Why cultural change fails

In the post on company culture problems, we identified five warnings signs for a culture that negatively impacts the company. But very often a toxic or broken culture is in fact a confused culture. A culture is confusing when employees receive conflicting messages. Sales guidelines are inconsistent with performance objectives. Leaders’ behaviour does not match with expected employee behaviour. Inconsistency breeds confusion.

Culture change programs often focus on one or a few aspects of company culture.

Ignoring alignment of all culture drivers is why most culture change fails. Initiatives that change only some cultural aspects either have no impact or – worse – have a negative impact by adding conflicting messages. Executive teams must look at the culture holistically and address all primary drivers that need alignment.

But what are the main drivers of corporate culture? There are five drivers of company culture.

1. Leadership and communication

The way leaders define and communicate the company’s purpose and direction, influences whether employees will exemplify those values. Since actions speak louder than words, the most influential messages are broadcasted by the behaviour of leaders. They should walk the talk and act consistently with the values.

2. Talent practices

Organizations should hire, onboard, develop and engage employees aligned to the company values. Throughout the employee life cycle, organizations must be consistent on why someone gets hired, called a performer and receives a promotion.

For example, advocating autonomy as a core value on your website and in your onboarding program, but allowing or even praising managers that micro-manage employees creates a confused culture.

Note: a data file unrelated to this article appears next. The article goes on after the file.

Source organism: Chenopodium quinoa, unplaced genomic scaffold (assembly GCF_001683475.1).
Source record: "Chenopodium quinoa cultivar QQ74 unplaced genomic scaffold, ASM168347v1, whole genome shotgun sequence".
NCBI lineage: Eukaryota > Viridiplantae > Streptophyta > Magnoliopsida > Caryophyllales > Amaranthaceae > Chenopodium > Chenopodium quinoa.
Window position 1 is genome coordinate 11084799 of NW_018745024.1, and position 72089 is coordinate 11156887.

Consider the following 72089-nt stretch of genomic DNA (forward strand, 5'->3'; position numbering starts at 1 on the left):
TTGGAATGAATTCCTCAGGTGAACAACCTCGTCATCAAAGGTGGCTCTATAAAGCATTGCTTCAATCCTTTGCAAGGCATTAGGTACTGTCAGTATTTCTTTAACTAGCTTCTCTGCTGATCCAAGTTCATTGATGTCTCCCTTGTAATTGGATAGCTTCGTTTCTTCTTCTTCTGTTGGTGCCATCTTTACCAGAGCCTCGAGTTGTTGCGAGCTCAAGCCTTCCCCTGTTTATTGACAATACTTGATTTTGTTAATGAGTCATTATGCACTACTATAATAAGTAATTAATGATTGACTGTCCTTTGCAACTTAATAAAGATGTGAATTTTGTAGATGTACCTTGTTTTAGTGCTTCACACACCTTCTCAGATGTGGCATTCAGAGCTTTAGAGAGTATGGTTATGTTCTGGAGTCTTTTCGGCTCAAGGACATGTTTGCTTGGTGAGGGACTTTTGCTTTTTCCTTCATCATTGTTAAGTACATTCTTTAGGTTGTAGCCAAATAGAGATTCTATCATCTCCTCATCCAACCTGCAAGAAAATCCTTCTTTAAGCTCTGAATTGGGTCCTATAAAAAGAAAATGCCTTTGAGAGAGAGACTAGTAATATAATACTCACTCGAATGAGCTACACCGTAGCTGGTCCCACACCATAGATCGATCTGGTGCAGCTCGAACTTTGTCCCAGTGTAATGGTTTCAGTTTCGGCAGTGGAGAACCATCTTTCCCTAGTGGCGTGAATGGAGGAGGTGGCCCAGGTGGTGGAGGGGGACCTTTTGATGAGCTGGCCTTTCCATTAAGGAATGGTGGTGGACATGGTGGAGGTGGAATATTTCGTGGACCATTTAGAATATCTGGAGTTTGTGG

3. Work organization

Structures, processes, teams and tools should support the desired culture. Most organizations base their operating structure on what worked in the past. They fail to see that organizing internal teams can greatly promote the desired culture. It can ensure that communication flows quickly and naturally, that ideas and responsibilities are shared between entities…

For example, when you advocate a focus on customer service, but fail to organize in such a way that issues can be solved immediately, you put a customer first culture at risk.

4. Shared values

Core values should be the compass that guides employees in their daily actions. Common ways to interact with colleagues and client, set standards for expected behaviour. The issue is not so much that companies don’t have or communicate values, but more that they fail to link values to individuals’ daily work. Employees should believe in and apply the values in their work every day. They should live the values. Luckily there are powerful tools to help you achieve this.

5. Praise for performance

One of the most powerful influencers of human behaviour is recognition. All employees should be both held accountable for and receive praise for their efforts and results in supporting the company goals. All performance, reward and recognition management practices should be aligned with the values and the desired culture.

Unfortunately, almost all research indicates that employees do not receive enough ongoing feedback, do not receive enough aligned incentives and do not receive enough recognition for their work.

To change culture, you must pull the right levers within these five drivers.

The best way to approach any culture transformation project is to assess all cultural drivers in your company and ensure the alignment of message they send to employees.

How do YOU use the culture drivers to accelerate culture change? Drop me a line at koen@arteel.co.uk and I’ll be happy to share some further insights.

Koen Schreurs
Helping HR & Management to boost company culture & engagement